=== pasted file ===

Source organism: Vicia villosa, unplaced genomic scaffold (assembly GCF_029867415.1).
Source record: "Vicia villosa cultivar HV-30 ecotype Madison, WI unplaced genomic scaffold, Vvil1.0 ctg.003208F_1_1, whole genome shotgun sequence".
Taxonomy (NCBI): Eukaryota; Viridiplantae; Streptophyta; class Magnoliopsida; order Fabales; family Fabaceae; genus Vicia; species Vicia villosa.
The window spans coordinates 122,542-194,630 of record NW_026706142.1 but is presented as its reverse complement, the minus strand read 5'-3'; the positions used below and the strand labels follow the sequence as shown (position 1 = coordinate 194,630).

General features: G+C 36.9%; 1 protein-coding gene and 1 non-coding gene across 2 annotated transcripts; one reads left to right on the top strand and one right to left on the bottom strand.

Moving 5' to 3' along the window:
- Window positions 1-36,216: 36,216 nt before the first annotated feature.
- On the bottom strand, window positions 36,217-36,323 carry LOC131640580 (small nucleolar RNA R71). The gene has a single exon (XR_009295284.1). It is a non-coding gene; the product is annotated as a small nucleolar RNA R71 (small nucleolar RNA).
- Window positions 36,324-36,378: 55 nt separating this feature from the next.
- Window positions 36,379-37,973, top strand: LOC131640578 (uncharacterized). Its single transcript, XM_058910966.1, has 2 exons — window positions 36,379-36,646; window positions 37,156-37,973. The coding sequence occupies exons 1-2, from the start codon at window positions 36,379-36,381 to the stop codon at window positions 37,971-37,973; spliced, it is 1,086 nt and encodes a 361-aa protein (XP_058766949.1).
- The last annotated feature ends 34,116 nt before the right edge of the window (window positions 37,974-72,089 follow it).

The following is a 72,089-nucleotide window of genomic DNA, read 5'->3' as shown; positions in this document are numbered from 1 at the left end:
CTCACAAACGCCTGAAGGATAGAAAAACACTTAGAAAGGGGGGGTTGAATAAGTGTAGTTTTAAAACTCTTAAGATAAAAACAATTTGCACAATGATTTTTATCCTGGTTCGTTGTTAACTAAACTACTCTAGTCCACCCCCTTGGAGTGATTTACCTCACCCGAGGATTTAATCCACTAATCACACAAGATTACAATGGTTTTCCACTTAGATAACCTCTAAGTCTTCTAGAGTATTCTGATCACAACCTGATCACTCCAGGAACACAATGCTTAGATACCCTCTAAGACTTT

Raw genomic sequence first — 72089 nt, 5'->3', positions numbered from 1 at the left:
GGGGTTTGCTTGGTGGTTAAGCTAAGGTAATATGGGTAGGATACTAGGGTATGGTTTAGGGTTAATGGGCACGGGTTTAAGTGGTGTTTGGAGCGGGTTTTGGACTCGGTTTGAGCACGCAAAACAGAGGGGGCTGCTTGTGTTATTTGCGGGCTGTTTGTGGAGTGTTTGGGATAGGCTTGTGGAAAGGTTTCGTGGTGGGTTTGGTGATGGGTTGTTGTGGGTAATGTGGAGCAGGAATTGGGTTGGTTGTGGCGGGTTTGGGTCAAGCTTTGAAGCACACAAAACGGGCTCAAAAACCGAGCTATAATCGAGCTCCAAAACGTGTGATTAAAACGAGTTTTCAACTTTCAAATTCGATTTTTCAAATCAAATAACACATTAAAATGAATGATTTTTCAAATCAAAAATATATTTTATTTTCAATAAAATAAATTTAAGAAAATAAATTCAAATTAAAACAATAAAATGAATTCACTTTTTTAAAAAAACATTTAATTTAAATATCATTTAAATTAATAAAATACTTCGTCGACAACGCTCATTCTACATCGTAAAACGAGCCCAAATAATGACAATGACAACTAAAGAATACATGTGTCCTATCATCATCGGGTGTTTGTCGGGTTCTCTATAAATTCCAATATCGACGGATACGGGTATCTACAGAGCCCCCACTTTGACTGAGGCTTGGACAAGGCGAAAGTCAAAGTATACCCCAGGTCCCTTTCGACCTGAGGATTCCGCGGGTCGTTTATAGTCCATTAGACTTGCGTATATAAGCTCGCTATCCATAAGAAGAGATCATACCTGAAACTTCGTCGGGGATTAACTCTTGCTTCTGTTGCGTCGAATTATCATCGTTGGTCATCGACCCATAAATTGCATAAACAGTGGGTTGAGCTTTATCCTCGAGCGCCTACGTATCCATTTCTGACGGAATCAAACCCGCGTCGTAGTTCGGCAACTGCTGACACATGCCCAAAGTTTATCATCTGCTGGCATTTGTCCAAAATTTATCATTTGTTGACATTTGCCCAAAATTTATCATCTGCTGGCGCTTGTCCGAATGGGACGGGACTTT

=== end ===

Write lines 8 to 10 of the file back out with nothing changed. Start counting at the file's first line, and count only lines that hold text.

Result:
- On the bottom strand, window positions 36,217-36,323 carry LOC131640580 (small nucleolar RNA R71). The gene has a single exon (XR_009295284.1). It is a non-coding gene; the product is annotated as a small nucleolar RNA R71 (small nucleolar RNA).
- Window positions 36,324-36,378: 55 nt separating this feature from the next.
- Window positions 36,379-37,973, top strand: LOC131640578 (uncharacterized). Its single transcript, XM_058910966.1, has 2 exons — window positions 36,379-36,646; window positions 37,156-37,973. The coding sequence occupies exons 1-2, from the start codon at window positions 36,379-36,381 to the stop codon at window positions 37,971-37,973; spliced, it is 1,086 nt and encodes a 361-aa protein (XP_058766949.1).